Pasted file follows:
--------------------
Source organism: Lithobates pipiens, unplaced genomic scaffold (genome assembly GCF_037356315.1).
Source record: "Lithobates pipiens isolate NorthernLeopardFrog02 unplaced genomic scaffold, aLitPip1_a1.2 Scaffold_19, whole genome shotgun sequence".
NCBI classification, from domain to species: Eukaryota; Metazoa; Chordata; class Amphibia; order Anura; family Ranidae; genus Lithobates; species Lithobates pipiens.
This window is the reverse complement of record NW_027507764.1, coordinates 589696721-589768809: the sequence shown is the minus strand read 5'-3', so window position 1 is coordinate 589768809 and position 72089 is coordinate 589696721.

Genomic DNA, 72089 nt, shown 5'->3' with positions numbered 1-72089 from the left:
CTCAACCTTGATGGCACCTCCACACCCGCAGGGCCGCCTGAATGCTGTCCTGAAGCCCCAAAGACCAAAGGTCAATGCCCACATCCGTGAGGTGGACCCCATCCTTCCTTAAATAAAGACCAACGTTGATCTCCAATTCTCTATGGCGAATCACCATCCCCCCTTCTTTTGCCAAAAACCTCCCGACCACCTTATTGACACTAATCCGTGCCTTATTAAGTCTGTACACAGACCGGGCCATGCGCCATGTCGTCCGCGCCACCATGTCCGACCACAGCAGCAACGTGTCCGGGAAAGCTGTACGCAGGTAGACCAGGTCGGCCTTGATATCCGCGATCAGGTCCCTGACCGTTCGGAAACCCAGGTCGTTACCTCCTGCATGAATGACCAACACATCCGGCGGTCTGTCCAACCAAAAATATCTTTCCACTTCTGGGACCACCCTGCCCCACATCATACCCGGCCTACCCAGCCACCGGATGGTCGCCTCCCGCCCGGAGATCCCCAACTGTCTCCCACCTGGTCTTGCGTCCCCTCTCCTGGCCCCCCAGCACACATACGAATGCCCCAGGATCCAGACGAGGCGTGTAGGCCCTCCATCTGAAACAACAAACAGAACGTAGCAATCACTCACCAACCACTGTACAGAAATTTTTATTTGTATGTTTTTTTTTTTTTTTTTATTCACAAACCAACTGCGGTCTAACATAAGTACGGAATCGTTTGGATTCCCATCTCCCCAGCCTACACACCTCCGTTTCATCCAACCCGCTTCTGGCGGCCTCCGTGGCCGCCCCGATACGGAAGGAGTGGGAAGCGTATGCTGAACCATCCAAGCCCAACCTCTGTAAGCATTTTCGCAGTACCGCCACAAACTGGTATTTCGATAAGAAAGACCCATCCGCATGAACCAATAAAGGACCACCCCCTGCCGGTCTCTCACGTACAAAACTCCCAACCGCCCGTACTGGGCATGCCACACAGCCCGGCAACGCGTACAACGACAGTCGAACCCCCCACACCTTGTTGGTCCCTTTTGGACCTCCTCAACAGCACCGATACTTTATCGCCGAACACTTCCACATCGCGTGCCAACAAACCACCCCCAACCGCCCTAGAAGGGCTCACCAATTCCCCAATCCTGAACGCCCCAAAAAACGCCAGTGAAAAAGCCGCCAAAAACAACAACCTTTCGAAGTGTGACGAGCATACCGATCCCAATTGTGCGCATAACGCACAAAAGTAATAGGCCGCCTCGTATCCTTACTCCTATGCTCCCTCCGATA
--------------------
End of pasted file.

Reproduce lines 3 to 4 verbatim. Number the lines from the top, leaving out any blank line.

NCBI classification, from domain to species: Eukaryota; Metazoa; Chordata; class Amphibia; order Anura; family Ranidae; genus Lithobates; species Lithobates pipiens.
This window is the reverse complement of record NW_027507764.1, coordinates 589696721-589768809: the sequence shown is the minus strand read 5'-3', so window position 1 is coordinate 589768809 and position 72089 is coordinate 589696721.